Last week’s poll question was about football/soccer – ‘Who will win Euro 2016?’ Germany dominated the early voting and held the lead to the finish, despite a late surge for ‘Other’. It seems many of you believe in the Gary Lineker quote: ‘Football is a simple game. Twenty-two men chase a ball for 90 minutes and at the end, the Germans always win.’ But which ‘other’ team are those voters betting on? Croatia? Austria? Surely not Wales?


This week’s poll question was suggested by Vassilis. Who was the best player never to become World Champion? A few of the likely candidates are Rubinstein, Nimzowitsch, Pillsbury, Tarrasch, Keres, Bronstein and Korchnoi. I suggest excluding all players who are still active. For example, Caruana might be a clever answer, but he still has a chance to win it, so let’s not count him. Also, let’s exclude the pre-Steinitz era, as the likes of Philidor and Morphy could not win a title that did not officially exist yet.

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Questions for the poll?

June 6th, 2016 55 comments

Last week’s poll proved what we suspected: you are mainly chess players, not board game players.


One of the best things we ever did in Quality Chess was to start this blog. We had no real plans for it, and just did it because our website manager asked if we wanted one. The communication with people who know of our work is truly inspiring. I think one of the reasons is that it is quite rare we use the blog to promote our books. It feels bad, but at times I think we have to do it…

I really like the polls and the discussions. I want to know what other people think. I do not become a better writer and publisher from listening to my own thoughts. Some results have been truly surprising. Some not.

I was wondering: is there anything you think we should put on the poll? Any wacky (or sensible) question about chess you would like debated? If so, let us know and in time we might use it!

This week we will go non-chess for the poll. It’s football/soccer: Who will win Euro 2016?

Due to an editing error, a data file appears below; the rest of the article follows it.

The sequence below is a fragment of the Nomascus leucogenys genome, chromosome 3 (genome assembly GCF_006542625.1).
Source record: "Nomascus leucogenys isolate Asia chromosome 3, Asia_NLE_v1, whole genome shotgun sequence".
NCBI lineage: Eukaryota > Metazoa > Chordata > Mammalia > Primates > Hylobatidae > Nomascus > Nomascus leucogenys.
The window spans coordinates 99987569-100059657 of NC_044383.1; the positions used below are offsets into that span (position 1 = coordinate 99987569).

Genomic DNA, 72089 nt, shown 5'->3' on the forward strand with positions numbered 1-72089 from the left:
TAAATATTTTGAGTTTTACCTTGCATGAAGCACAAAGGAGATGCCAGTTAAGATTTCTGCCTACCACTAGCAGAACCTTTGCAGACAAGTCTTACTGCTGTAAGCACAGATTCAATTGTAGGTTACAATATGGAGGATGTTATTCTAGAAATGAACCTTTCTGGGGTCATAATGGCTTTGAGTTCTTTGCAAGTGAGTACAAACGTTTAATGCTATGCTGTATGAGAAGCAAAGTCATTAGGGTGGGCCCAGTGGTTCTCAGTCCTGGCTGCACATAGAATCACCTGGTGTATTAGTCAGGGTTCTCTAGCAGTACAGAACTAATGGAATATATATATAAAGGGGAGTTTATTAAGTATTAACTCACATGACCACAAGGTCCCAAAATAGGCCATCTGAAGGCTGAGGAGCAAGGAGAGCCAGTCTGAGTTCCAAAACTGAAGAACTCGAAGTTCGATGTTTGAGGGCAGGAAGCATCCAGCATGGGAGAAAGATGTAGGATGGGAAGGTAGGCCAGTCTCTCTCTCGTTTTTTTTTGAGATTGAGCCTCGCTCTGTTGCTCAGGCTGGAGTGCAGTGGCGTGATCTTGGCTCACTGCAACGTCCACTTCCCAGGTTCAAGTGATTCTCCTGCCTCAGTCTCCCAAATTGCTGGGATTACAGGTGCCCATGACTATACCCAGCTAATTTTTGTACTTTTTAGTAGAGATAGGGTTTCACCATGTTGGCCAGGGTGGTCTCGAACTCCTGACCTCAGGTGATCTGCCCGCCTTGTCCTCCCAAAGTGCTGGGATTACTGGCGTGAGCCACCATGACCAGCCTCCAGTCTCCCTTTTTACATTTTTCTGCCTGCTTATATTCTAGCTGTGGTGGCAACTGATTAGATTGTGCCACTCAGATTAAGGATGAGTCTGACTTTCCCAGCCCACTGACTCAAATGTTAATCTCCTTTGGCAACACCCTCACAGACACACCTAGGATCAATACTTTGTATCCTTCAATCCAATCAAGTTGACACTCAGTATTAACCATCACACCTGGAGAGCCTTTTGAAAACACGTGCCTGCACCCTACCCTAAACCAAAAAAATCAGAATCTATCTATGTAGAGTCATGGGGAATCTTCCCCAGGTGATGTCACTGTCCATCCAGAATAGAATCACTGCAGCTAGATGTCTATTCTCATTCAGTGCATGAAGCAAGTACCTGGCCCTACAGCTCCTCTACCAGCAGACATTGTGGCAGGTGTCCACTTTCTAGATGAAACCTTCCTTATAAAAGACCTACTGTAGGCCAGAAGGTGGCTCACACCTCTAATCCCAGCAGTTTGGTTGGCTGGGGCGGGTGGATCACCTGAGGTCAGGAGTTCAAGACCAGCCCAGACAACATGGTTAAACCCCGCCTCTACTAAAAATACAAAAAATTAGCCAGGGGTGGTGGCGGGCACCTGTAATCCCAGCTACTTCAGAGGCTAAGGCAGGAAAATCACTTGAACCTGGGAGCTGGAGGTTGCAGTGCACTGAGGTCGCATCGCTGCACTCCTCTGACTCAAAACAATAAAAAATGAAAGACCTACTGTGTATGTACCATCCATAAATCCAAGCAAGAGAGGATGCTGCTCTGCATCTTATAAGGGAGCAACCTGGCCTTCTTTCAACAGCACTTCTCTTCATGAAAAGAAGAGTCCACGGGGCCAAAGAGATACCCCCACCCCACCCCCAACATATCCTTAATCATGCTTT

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Other board games

May 31st, 2016 13 comments

Last week’s question was: ‘Are you interested in chess variants?’ By far the most common answer was ‘no’, you only play classical chess over-the-board. Even the second-most-common answer was ‘correspondence chess’, so the true chess variants are still very much a minority pursuit.

I am with the majority, as over-the-board chess is the only one for me. Late in 1994, I did start a handful of correspondence games, but after taking ill at the end of that year, I forgot all about them. It was years later before I remembered them, and I found out I had effectively ‘lost on time’ (belated apologies to my opponents).


Continuing my idle curiosity about your likes and dislikes – Do you also play other board games, or just chess?

There are so many board games that I will not even attempt to give options. Just a straight choice between ‘only chess’ and ‘I play other board games’. You can name your other board games in comments, but I am betting on a win for ‘only chess’. But if you play other versions of chess, such as Shogi, then I would count that as a different board game.

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Chess variants

May 23rd, 2016 18 comments

Last week’s question was ‘What is most important for you in a World Championship cycle?’ Over three-quarters of you voted for ‘that the best player wins’. Fair enough, but I suspect the ‘entertainment’ option would have gained more votes if we still had the old classical system of first-to-win-6-games, and matches lasting for six months.



This week I am curious about a topic we at Quality Chess rarely touch in our books – chess variants. We usually focus on ‘normal’ classical chess with the traditional starting position. But there are other chess worlds out there, such as Fischer Random, odds-giving (removing some material from one side, to even up a mismatch in playing strength), chess-boxing, correspondence, problem solving, and many more. Are you interested in chess variants? Unlike our previous polls, when you vote, you can click more than one option, as it’s perfectly possible to be interested in more than one variant.

I will take ‘interested in’ to mean as either a spectator or a competitor. And since we have in the office a World Champion solver in GM Colin McNab, I should admit that ‘solving’ and ‘correspondence chess’ are not really ‘chess variants’, but I am using the term broadly and carelessly, just to distinguish from over-the-board chess.

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World Championship priority…

May 16th, 2016 8 comments

Last week’s poll question was about trying to claim a draw in a blitz game. It was a simple question and had an overwhelming answer from the readers. ‘Play on’. Some of you correctly guessed the reason for asking the question was to settle an argument in the office. Playing with Black was a friend of ours from Edinburgh. The draw claimant with White – let’s call him “Andrew” – believed he should get a draw because of his overwhelming position. Jacob, Colin and I disagreed. We are grateful for your help in showing “Andrew” how wrong he was.


This week’s question is more serious, and was suggested by a conversation between various people on the blog. What is most important for you in a World Championship cycle? That the best player wins the World Championship. Or that we get the most entertaining cycle?